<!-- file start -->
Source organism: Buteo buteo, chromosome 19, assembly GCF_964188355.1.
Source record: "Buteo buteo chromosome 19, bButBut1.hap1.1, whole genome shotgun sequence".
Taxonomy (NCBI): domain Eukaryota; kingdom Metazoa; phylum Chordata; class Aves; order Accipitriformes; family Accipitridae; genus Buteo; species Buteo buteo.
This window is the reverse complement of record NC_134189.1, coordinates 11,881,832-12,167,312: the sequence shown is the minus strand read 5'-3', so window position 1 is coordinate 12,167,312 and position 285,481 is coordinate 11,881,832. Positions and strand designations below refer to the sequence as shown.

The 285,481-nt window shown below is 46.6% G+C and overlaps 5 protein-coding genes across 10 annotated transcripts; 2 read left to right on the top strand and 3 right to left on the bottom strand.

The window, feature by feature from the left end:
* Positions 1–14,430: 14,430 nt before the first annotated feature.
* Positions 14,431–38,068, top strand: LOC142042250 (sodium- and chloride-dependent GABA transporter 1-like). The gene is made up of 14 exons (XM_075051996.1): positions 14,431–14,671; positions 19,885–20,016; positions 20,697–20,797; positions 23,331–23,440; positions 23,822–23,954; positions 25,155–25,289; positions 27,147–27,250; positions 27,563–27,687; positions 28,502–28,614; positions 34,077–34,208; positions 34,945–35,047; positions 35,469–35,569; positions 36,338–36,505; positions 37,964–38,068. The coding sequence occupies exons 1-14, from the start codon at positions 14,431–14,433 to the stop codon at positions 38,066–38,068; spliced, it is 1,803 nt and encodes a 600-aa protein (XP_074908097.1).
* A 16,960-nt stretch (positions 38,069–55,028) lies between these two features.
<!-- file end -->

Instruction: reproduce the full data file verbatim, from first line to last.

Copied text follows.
Source organism: Buteo buteo, chromosome 19, assembly GCF_964188355.1.
Source record: "Buteo buteo chromosome 19, bButBut1.hap1.1, whole genome shotgun sequence".
Taxonomy (NCBI): domain Eukaryota; kingdom Metazoa; phylum Chordata; class Aves; order Accipitriformes; family Accipitridae; genus Buteo; species Buteo buteo.
This window is the reverse complement of record NC_134189.1, coordinates 11,881,832-12,167,312: the sequence shown is the minus strand read 5'-3', so window position 1 is coordinate 12,167,312 and position 285,481 is coordinate 11,881,832. Positions and strand designations below refer to the sequence as shown.

The 285,481-nt window shown below is 46.6% G+C and overlaps 5 protein-coding genes across 10 annotated transcripts; 2 read left to right on the top strand and 3 right to left on the bottom strand.

The window, feature by feature from the left end:
* Positions 1–14,430: 14,430 nt before the first annotated feature.
* Positions 14,431–38,068, top strand: LOC142042250 (sodium- and chloride-dependent GABA transporter 1-like). The gene is made up of 14 exons (XM_075051996.1): positions 14,431–14,671; positions 19,885–20,016; positions 20,697–20,797; positions 23,331–23,440; positions 23,822–23,954; positions 25,155–25,289; positions 27,147–27,250; positions 27,563–27,687; positions 28,502–28,614; positions 34,077–34,208; positions 34,945–35,047; positions 35,469–35,569; positions 36,338–36,505; positions 37,964–38,068. The coding sequence occupies exons 1-14, from the start codon at positions 14,431–14,433 to the stop codon at positions 38,066–38,068; spliced, it is 1,803 nt and encodes a 600-aa protein (XP_074908097.1).
* A 16,960-nt stretch (positions 38,069–55,028) lies between these two features.